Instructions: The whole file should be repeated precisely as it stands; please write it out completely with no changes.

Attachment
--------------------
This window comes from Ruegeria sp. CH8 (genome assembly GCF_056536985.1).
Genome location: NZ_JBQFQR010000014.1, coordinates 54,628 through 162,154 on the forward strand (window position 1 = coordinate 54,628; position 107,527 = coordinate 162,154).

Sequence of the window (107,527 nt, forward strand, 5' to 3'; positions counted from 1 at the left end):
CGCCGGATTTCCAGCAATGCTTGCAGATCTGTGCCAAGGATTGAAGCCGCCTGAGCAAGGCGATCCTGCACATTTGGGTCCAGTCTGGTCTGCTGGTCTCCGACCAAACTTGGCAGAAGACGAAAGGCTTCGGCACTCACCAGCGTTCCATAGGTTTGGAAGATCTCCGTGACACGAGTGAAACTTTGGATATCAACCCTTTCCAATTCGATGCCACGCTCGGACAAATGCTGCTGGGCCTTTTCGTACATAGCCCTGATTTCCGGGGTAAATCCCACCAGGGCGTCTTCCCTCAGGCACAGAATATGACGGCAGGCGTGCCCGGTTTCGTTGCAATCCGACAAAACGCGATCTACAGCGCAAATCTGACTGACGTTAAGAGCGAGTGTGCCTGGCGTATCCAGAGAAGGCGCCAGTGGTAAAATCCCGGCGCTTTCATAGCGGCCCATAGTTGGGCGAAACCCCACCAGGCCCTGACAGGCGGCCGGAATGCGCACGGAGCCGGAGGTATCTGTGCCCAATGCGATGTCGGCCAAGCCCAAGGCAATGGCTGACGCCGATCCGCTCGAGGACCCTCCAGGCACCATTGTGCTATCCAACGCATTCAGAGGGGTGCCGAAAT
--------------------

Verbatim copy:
This window comes from Ruegeria sp. CH8 (genome assembly GCF_056536985.1).
Genome location: NZ_JBQFQR010000014.1, coordinates 54,628 through 162,154 on the forward strand (window position 1 = coordinate 54,628; position 107,527 = coordinate 162,154).

Sequence of the window (107,527 nt, forward strand, 5' to 3'; positions counted from 1 at the left end):
CGCCGGATTTCCAGCAATGCTTGCAGATCTGTGCCAAGGATTGAAGCCGCCTGAGCAAGGCGATCCTGCACATTTGGGTCCAGTCTGGTCTGCTGGTCTCCGACCAAACTTGGCAGAAGACGAAAGGCTTCGGCACTCACCAGCGTTCCATAGGTTTGGAAGATCTCCGTGACACGAGTGAAACTTTGGATATCAACCCTTTCCAATTCGATGCCACGCTCGGACAAATGCTGCTGGGCCTTTTCGTACATAGCCCTGATTTCCGGGGTAAATCCCACCAGGGCGTCTTCCCTCAGGCACAGAATATGACGGCAGGCGTGCCCGGTTTCGTTGCAATCCGACAAAACGCGATCTACAGCGCAAATCTGACTGACGTTAAGAGCGAGTGTGCCTGGCGTATCCAGAGAAGGCGCCAGTGGTAAAATCCCGGCGCTTTCATAGCGGCCCATAGTTGGGCGAAACCCCACCAGGCCCTGACAGGCGGCCGGAATGCGCACGGAGCCGGAGGTATCTGTGCCCAATGCGATGTCGGCCAAGCCCAAGGCAATGGCTGACGCCGATCCGCTCGAGGACCCTCCAGGCACCATTGTGCTATCCAACGCATTCAGAGGGGTGCCGAAAT